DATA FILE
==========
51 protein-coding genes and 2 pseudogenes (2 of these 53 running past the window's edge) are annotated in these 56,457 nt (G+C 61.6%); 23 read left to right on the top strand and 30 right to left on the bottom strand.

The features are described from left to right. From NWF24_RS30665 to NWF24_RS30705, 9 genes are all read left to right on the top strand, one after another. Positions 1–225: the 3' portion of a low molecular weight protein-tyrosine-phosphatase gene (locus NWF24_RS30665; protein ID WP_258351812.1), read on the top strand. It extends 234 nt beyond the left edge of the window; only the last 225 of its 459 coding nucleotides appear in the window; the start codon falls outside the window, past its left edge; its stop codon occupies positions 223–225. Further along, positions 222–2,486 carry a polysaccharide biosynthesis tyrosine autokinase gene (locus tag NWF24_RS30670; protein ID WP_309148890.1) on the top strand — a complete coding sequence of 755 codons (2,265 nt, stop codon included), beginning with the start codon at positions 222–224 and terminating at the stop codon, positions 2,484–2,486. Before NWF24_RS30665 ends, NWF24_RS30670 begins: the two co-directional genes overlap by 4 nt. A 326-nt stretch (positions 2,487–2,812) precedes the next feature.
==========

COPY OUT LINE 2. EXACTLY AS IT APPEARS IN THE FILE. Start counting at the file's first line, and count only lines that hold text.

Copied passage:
The features are described from left to right. From NWF24_RS30665 to NWF24_RS30705, 9 genes are all read left to right on the top strand, one after another. Positions 1–225: the 3' portion of a low molecular weight protein-tyrosine-phosphatase gene (locus NWF24_RS30665; protein ID WP_258351812.1), read on the top strand. It extends 234 nt beyond the left edge of the window; only the last 225 of its 459 coding nucleotides appear in the window; the start codon falls outside the window, past its left edge; its stop codon occupies positions 223–225. Further along, positions 222–2,486 carry a polysaccharide biosynthesis tyrosine autokinase gene (locus tag NWF24_RS30670; protein ID WP_309148890.1) on the top strand — a complete coding sequence of 755 codons (2,265 nt, stop codon included), beginning with the start codon at positions 222–224 and terminating at the stop codon, positions 2,484–2,486. Before NWF24_RS30665 ends, NWF24_RS30670 begins: the two co-directional genes overlap by 4 nt. A 326-nt stretch (positions 2,487–2,812) precedes the next feature.